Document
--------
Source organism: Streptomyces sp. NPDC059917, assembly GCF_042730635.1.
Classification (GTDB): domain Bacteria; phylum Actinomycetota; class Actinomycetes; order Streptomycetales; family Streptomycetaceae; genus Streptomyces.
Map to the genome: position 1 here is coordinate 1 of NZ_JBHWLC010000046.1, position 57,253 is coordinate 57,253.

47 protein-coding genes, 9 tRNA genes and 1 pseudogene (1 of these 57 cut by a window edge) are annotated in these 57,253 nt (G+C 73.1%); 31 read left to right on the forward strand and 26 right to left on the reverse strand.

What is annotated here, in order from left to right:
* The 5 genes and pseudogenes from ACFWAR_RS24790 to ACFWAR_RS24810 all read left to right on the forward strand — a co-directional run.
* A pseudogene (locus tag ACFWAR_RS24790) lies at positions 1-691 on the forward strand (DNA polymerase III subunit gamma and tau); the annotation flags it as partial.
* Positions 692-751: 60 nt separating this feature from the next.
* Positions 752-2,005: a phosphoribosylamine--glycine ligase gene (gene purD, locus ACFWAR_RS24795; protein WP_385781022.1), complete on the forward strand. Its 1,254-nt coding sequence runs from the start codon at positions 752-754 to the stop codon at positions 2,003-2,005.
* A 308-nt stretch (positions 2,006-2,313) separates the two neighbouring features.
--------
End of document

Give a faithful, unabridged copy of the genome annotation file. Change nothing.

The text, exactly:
Source organism: Streptomyces sp. NPDC059917, assembly GCF_042730635.1.
Classification (GTDB): domain Bacteria; phylum Actinomycetota; class Actinomycetes; order Streptomycetales; family Streptomycetaceae; genus Streptomyces.
Map to the genome: position 1 here is coordinate 1 of NZ_JBHWLC010000046.1, position 57,253 is coordinate 57,253.

47 protein-coding genes, 9 tRNA genes and 1 pseudogene (1 of these 57 cut by a window edge) are annotated in these 57,253 nt (G+C 73.1%); 31 read left to right on the forward strand and 26 right to left on the reverse strand.

What is annotated here, in order from left to right:
* The 5 genes and pseudogenes from ACFWAR_RS24790 to ACFWAR_RS24810 all read left to right on the forward strand — a co-directional run.
* A pseudogene (locus tag ACFWAR_RS24790) lies at positions 1-691 on the forward strand (DNA polymerase III subunit gamma and tau); the annotation flags it as partial.
* Positions 692-751: 60 nt separating this feature from the next.
* Positions 752-2,005: a phosphoribosylamine--glycine ligase gene (gene purD, locus ACFWAR_RS24795; protein WP_385781022.1), complete on the forward strand. Its 1,254-nt coding sequence runs from the start codon at positions 752-754 to the stop codon at positions 2,003-2,005.
* A 308-nt stretch (positions 2,006-2,313) separates the two neighbouring features.